By Mike LaBella
---- — GROVELAND — Police said a contractor managed to defraud customers, suppliers and others for years by using a variety of business aliases and at least 19 different addresses.
“He was changing names, which was part of the scam, so it was hard to track him down,” police Deputy Chief Jeffrey Gillen said of James McCarthy, 52.
McCarthy faces a variety of charges, including writing bad checks, using a customer’s credit card without permission, taking payment from customers but not finishing the work, and not paying his workers or paying them with checks that bounced.
Police said McCarthy was using a home at 173 Seven Star Road owned by his girlfriend as the base of operations for his home improvement business for several years, and that he has a history with police in the town.
Police said they have been called to the home several times, including on one occasion when some of McCarthy’s former employees were on the property trying to collect wages due them. The workers told police that McCarthy constantly lied to them and that he failed to show up to pay them.
“Imagine working for him, doing a good job and not being paid?” Gillen said. “You have people who took out loans to have work on their home and he took their money and didn’t complete the work. He took advantage of people’s trust.”
When contacted by The Eagle-Tribune, McCarthy’s lawyer Scott Gleason of Haverhill said he had no comment.
Police said McCarthy’s local victims include Kazmiera Marina in Haverhill, where he has an unpaid balance of $2,661 for boat storage and repairs, and Doyle Lumber in Andover, to which he owes more than $40,000.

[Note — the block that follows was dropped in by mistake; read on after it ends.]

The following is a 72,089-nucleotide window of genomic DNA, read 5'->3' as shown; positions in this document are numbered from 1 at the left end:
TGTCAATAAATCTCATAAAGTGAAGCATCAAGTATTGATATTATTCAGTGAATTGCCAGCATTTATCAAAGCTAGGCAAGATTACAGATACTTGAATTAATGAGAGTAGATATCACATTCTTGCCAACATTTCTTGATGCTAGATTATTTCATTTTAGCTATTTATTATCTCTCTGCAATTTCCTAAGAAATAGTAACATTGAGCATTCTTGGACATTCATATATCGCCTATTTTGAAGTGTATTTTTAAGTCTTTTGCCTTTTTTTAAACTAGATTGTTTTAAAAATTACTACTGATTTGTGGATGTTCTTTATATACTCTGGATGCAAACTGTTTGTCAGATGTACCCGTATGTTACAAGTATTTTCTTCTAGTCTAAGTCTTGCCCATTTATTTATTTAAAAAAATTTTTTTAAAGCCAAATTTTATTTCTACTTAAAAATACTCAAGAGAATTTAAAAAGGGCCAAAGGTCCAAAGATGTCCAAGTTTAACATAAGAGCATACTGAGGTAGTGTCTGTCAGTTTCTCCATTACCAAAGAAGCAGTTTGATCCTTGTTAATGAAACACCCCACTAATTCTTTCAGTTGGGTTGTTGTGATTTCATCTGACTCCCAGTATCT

“Witnesses I interviewed said he came across as the nicest guy and was a smooth talker who would tell a story about his daughter having died,” police Detective James Morton said. “He preyed on citizens to get what he needed to get or do.”
According to the Essex District Attorney’s Office, McCarthy was charged with 21 counts of home improvement contractor violation, 26 counts of identity fraud, 26 counts of uttering a false check, 37 counts of larceny over $250 by false pretenses and driving with a suspended license.
At his arraignment on July 15 in Haverhill District Court, McCarthy pleaded not guilty to the charges. The District Attorney’s Office requested he be held on $100,000 cash bail, but a judge reduced that to $10,000 cash and issued McCarthy a 60-day warning, meaning if he gets into trouble with the law while his case is pending he could be held up to 60 days without bail. He must appear Aug. 1 for a probable cause hearing.
Maurice Pratt, director of communications for the Essex County Sheriff’s Department, said that as of July 24, McCarthy had not posted bail and was still being held at the Middleton House of Correction.
Police said they arrested McCarthy on July 14, after he was allegedly driving with a suspended license in the street in front of 173 Seven Star Road. Police said Morton had obtained a warrant for McCarthy’s arrest following a investigation into his business practices and was looking for McCarthy when he saw him pull out of the driveway and onto the street.
According to Morton’s report, McCarthy was driving a green Toyota van and, when he was stopped, he got out and tried to enter his home to avoid Morton. When Morton confronted him, McCarthy said he was simply driving to the mail box at the end of his driveway, the report said. It said McCarthy has an extensive criminal driving history, including being charged 10 times for operating after revocation/suspension of his license.